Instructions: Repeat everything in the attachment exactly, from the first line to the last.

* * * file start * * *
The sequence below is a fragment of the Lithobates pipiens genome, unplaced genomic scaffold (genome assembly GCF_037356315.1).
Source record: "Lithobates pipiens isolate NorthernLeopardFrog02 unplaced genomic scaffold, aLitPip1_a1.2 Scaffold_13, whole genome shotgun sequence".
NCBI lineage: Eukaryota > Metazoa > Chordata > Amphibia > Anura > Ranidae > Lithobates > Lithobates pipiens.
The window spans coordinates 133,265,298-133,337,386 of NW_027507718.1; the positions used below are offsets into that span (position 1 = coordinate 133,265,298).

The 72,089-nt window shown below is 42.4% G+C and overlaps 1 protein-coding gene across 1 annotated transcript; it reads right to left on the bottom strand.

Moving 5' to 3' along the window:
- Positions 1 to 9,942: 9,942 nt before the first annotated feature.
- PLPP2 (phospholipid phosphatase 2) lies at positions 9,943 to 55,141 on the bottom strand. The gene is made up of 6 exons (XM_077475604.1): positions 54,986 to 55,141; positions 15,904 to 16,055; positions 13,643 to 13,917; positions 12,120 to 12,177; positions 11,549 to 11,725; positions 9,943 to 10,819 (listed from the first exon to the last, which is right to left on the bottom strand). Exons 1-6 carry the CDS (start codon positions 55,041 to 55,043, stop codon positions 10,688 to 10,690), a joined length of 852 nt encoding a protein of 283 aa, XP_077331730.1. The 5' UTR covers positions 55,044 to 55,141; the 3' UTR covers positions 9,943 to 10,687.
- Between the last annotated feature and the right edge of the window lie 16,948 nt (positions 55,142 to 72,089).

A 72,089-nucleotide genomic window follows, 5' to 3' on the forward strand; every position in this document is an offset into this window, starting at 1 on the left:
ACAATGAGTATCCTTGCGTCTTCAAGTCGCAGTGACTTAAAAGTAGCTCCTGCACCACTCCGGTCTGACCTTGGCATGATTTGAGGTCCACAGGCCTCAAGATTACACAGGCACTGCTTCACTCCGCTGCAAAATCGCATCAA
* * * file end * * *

The sequence below is a fragment of the Lithobates pipiens genome, unplaced genomic scaffold (genome assembly GCF_037356315.1).
Source record: "Lithobates pipiens isolate NorthernLeopardFrog02 unplaced genomic scaffold, aLitPip1_a1.2 Scaffold_13, whole genome shotgun sequence".
NCBI lineage: Eukaryota > Metazoa > Chordata > Amphibia > Anura > Ranidae > Lithobates > Lithobates pipiens.
The window spans coordinates 133,265,298-133,337,386 of NW_027507718.1; the positions used below are offsets into that span (position 1 = coordinate 133,265,298).

The 72,089-nt window shown below is 42.4% G+C and overlaps 1 protein-coding gene across 1 annotated transcript; it reads right to left on the bottom strand.

Moving 5' to 3' along the window:
- Positions 1 to 9,942: 9,942 nt before the first annotated feature.
- PLPP2 (phospholipid phosphatase 2) lies at positions 9,943 to 55,141 on the bottom strand. The gene is made up of 6 exons (XM_077475604.1): positions 54,986 to 55,141; positions 15,904 to 16,055; positions 13,643 to 13,917; positions 12,120 to 12,177; positions 11,549 to 11,725; positions 9,943 to 10,819 (listed from the first exon to the last, which is right to left on the bottom strand). Exons 1-6 carry the CDS (start codon positions 55,041 to 55,043, stop codon positions 10,688 to 10,690), a joined length of 852 nt encoding a protein of 283 aa, XP_077331730.1. The 5' UTR covers positions 55,044 to 55,141; the 3' UTR covers positions 9,943 to 10,687.
- Between the last annotated feature and the right edge of the window lie 16,948 nt (positions 55,142 to 72,089).

A 72,089-nucleotide genomic window follows, 5' to 3' on the forward strand; every position in this document is an offset into this window, starting at 1 on the left:
ACAATGAGTATCCTTGCGTCTTCAAGTCGCAGTGACTTAAAAGTAGCTCCTGCACCACTCCGGTCTGACCTTGGCATGATTTGAGGTCCACAGGCCTCAAGATTACACAGGCACTGCTTCACTCCGCTGCAAAATCGCATCAA